Totem Poles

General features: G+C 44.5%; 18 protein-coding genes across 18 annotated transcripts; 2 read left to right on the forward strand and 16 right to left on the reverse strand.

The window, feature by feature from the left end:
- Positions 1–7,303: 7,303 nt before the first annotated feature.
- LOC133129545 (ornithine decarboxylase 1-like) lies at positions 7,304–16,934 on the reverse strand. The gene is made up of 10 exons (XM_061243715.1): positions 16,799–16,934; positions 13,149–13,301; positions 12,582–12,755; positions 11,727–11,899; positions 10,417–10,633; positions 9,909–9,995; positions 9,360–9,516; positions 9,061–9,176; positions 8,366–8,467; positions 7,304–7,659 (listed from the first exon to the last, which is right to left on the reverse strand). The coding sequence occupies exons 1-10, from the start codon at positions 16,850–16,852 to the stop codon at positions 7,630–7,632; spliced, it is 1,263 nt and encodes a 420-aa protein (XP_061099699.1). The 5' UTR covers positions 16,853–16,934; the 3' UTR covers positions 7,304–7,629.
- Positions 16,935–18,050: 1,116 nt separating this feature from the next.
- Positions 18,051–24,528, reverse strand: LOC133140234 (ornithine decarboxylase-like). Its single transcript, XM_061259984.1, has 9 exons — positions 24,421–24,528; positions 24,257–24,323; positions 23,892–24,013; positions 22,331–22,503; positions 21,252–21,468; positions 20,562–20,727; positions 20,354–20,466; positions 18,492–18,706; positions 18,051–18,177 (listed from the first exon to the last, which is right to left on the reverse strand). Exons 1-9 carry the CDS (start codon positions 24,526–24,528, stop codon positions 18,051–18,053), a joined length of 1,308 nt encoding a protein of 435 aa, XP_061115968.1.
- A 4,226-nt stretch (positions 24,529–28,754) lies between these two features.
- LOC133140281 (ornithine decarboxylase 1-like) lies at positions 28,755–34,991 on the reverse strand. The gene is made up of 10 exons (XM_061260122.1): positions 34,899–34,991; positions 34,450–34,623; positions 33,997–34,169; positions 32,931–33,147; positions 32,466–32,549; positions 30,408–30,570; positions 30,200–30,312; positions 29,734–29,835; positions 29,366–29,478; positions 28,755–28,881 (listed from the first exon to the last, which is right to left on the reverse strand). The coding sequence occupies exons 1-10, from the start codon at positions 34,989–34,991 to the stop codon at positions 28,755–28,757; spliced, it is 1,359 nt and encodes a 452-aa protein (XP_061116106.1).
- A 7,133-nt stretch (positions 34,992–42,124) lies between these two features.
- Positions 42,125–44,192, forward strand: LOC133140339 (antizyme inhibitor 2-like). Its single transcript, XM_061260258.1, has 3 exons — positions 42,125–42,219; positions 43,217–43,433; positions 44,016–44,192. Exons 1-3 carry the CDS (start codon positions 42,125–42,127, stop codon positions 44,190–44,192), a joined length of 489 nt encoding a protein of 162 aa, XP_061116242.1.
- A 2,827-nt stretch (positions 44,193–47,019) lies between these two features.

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People believe that totems originated around the Northwest Pacific Coast where Native Americans had specific rules and traditions about how they were made and used. Although no one knows for sure how long the Native Americans have been living in the North America region, it is known that their culture is very much centered around their spiritual beliefs as individual families and clans. Despite the common belief that totem poles represent Native American gods, in many tribes they were used to represent the beliefs and traits of the family who owned it. The making of a totem pole is a long and complicated process. Before a totem pole is carved a meeting of the elders, sponsors, and master carver is held and the master carver designs a small model of what the totem will look like. Then the tree is debarked and smoothed. Totems are usually carved from a mature cedar tree with few imperfections. The carver begins at the bottom and works his way to the top. While working the carvers traditionally sing ceremonial songs. Though many people believe that the figure at the top of the pole is the most important the truth is that the figures at the bottom are most important because they are seen up close. The carver decides whether or not to paint the pole after the carving is finished. The master carver talks with the apprentice carvers about the overall concept of the totem while cutting rough forms. Though larger totems have been found, most totem poles range from three and seven feet tall. Small poles take anywhere from two to three months to finish, large poles can take eight to nine or more. "To be authentic, a totem pole needs to be sanctioned, that is, it must pass certain tests. First, it must be made by a trained Northwest Pacific Native person or, in rare cases, by a non-Native apprentice who has been approved by a Northwest Pacific Coast band from Coastal British Columbia or Alaska. Second, it must be raised and blessed by Northwest Natives or elders...
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